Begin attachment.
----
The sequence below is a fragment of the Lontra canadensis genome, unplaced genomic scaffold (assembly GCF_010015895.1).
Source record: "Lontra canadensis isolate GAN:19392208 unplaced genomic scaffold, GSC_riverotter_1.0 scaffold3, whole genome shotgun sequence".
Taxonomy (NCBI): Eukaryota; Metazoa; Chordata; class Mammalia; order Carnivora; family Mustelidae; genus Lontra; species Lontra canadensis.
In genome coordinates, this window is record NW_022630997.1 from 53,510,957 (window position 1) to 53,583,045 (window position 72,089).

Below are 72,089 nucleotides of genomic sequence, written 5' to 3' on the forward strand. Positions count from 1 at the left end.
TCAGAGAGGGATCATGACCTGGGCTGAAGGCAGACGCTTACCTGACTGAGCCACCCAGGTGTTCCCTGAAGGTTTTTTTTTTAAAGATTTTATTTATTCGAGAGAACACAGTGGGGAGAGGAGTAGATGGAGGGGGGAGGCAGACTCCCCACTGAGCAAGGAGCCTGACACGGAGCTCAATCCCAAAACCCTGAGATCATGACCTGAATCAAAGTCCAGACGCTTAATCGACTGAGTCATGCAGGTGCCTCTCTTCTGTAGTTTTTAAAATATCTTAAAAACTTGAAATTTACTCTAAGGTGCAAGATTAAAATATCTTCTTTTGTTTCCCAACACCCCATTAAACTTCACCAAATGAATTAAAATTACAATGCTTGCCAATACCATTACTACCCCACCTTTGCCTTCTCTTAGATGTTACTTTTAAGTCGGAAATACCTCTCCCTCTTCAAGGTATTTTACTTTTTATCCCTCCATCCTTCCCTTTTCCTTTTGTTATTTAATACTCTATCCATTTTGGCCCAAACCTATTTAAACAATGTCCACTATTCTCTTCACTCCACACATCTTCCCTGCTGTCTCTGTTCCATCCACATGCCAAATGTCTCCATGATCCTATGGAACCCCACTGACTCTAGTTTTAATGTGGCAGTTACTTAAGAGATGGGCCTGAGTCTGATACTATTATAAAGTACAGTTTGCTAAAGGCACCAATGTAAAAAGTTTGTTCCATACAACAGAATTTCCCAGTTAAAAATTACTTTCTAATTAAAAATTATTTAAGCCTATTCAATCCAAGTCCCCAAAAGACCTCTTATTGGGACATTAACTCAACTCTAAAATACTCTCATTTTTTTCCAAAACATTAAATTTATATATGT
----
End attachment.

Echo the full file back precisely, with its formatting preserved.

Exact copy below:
The sequence below is a fragment of the Lontra canadensis genome, unplaced genomic scaffold (assembly GCF_010015895.1).
Source record: "Lontra canadensis isolate GAN:19392208 unplaced genomic scaffold, GSC_riverotter_1.0 scaffold3, whole genome shotgun sequence".
Taxonomy (NCBI): Eukaryota; Metazoa; Chordata; class Mammalia; order Carnivora; family Mustelidae; genus Lontra; species Lontra canadensis.
In genome coordinates, this window is record NW_022630997.1 from 53,510,957 (window position 1) to 53,583,045 (window position 72,089).

Below are 72,089 nucleotides of genomic sequence, written 5' to 3' on the forward strand. Positions count from 1 at the left end.
TCAGAGAGGGATCATGACCTGGGCTGAAGGCAGACGCTTACCTGACTGAGCCACCCAGGTGTTCCCTGAAGGTTTTTTTTTTAAAGATTTTATTTATTCGAGAGAACACAGTGGGGAGAGGAGTAGATGGAGGGGGGAGGCAGACTCCCCACTGAGCAAGGAGCCTGACACGGAGCTCAATCCCAAAACCCTGAGATCATGACCTGAATCAAAGTCCAGACGCTTAATCGACTGAGTCATGCAGGTGCCTCTCTTCTGTAGTTTTTAAAATATCTTAAAAACTTGAAATTTACTCTAAGGTGCAAGATTAAAATATCTTCTTTTGTTTCCCAACACCCCATTAAACTTCACCAAATGAATTAAAATTACAATGCTTGCCAATACCATTACTACCCCACCTTTGCCTTCTCTTAGATGTTACTTTTAAGTCGGAAATACCTCTCCCTCTTCAAGGTATTTTACTTTTTATCCCTCCATCCTTCCCTTTTCCTTTTGTTATTTAATACTCTATCCATTTTGGCCCAAACCTATTTAAACAATGTCCACTATTCTCTTCACTCCACACATCTTCCCTGCTGTCTCTGTTCCATCCACATGCCAAATGTCTCCATGATCCTATGGAACCCCACTGACTCTAGTTTTAATGTGGCAGTTACTTAAGAGATGGGCCTGAGTCTGATACTATTATAAAGTACAGTTTGCTAAAGGCACCAATGTAAAAAGTTTGTTCCATACAACAGAATTTCCCAGTTAAAAATTACTTTCTAATTAAAAATTATTTAAGCCTATTCAATCCAAGTCCCCAAAAGACCTCTTATTGGGACATTAACTCAACTCTAAAATACTCTCATTTTTTTCCAAAACATTAAATTTATATATGT